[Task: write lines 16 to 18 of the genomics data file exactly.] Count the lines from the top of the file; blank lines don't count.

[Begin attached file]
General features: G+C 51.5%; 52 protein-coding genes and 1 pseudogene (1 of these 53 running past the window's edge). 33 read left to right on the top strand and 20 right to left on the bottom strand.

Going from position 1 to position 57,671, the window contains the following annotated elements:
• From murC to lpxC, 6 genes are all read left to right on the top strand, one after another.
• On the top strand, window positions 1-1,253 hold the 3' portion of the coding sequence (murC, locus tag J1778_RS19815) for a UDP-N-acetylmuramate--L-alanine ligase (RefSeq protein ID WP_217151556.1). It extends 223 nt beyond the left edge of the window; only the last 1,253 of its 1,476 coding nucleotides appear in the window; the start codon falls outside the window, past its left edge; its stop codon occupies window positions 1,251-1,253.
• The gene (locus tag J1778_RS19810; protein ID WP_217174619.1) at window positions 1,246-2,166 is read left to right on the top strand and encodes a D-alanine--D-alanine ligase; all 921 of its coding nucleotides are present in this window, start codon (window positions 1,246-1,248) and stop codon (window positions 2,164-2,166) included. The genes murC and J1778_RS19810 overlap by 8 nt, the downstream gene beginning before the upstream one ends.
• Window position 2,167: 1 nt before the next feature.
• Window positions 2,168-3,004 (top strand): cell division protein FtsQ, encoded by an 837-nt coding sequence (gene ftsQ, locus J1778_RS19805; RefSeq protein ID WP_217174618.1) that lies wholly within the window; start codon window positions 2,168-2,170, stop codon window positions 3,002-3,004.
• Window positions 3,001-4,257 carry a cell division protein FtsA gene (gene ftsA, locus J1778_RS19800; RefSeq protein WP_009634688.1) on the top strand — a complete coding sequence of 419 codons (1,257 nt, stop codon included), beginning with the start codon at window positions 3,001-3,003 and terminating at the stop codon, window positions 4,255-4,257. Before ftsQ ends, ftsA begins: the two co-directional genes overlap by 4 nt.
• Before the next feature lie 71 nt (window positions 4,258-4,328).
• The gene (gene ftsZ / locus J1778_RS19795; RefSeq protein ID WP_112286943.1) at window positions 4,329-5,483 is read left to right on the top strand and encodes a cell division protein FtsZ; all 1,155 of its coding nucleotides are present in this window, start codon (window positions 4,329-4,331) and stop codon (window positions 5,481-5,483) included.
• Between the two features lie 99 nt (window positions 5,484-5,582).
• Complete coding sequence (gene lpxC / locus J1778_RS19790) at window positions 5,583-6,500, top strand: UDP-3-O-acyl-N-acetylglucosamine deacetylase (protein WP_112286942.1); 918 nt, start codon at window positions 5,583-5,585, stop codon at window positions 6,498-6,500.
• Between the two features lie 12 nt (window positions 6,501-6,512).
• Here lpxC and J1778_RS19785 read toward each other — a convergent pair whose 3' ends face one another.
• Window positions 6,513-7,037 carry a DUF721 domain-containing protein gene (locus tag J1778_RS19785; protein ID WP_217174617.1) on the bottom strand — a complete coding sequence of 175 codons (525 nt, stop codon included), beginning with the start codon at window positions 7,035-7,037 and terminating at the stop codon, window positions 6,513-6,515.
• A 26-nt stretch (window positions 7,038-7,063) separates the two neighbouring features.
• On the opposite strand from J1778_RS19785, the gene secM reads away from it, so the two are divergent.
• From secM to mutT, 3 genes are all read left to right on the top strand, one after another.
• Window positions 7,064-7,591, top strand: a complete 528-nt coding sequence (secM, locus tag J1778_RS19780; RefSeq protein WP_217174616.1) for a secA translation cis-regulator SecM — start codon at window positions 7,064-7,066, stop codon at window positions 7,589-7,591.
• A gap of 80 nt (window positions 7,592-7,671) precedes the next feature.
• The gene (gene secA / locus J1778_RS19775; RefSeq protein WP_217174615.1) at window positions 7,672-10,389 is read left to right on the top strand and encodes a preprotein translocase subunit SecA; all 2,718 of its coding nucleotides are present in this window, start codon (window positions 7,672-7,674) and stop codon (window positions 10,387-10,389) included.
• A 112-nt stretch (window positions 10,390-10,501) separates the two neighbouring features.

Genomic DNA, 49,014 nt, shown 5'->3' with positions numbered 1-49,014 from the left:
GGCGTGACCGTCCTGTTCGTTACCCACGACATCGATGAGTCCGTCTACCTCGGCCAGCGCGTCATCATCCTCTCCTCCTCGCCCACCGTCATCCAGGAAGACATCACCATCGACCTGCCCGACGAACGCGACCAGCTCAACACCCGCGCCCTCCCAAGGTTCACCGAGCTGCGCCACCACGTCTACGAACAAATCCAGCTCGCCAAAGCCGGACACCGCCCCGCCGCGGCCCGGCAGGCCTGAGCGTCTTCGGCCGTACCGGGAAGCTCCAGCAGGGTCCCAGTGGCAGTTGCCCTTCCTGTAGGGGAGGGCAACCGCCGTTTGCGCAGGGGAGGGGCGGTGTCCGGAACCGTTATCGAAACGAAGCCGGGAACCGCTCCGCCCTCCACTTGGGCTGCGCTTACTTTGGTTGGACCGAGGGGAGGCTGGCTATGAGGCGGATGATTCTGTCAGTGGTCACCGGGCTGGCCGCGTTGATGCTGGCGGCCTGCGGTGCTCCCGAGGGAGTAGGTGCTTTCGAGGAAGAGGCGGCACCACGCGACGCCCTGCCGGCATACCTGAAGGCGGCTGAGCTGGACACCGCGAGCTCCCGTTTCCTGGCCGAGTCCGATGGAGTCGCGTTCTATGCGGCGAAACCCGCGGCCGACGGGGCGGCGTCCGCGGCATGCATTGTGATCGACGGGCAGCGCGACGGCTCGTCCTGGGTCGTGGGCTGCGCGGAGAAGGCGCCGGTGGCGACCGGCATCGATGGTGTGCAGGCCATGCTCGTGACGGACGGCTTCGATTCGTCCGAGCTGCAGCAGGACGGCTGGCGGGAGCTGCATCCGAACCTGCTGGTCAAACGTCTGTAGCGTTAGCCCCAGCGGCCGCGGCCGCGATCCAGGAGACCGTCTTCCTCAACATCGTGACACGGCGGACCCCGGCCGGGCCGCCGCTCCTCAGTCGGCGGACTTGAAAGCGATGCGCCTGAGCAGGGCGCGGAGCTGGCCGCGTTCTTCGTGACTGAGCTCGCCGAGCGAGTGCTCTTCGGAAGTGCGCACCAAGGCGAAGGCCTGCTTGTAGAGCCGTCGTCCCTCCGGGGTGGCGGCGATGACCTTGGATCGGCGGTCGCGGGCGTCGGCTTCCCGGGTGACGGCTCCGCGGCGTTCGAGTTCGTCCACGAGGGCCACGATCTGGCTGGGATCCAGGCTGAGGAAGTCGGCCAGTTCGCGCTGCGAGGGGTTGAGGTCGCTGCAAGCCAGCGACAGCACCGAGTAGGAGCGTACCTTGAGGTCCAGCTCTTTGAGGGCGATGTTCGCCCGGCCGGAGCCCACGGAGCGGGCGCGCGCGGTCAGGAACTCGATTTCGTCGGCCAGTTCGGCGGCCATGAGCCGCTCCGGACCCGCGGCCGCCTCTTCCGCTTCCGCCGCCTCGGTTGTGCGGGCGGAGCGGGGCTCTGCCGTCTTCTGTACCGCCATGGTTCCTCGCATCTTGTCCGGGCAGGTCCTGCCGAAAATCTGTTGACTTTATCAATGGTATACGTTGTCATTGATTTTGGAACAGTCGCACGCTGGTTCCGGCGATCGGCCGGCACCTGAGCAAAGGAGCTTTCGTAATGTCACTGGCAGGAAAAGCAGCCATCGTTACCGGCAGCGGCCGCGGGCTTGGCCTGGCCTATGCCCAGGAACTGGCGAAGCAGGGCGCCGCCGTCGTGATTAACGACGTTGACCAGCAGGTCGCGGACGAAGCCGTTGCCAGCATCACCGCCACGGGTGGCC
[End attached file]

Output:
• A 26-nt stretch (window positions 7,038-7,063) separates the two neighbouring features.
• On the opposite strand from J1778_RS19785, the gene secM reads away from it, so the two are divergent.
• From secM to mutT, 3 genes are all read left to right on the top strand, one after another.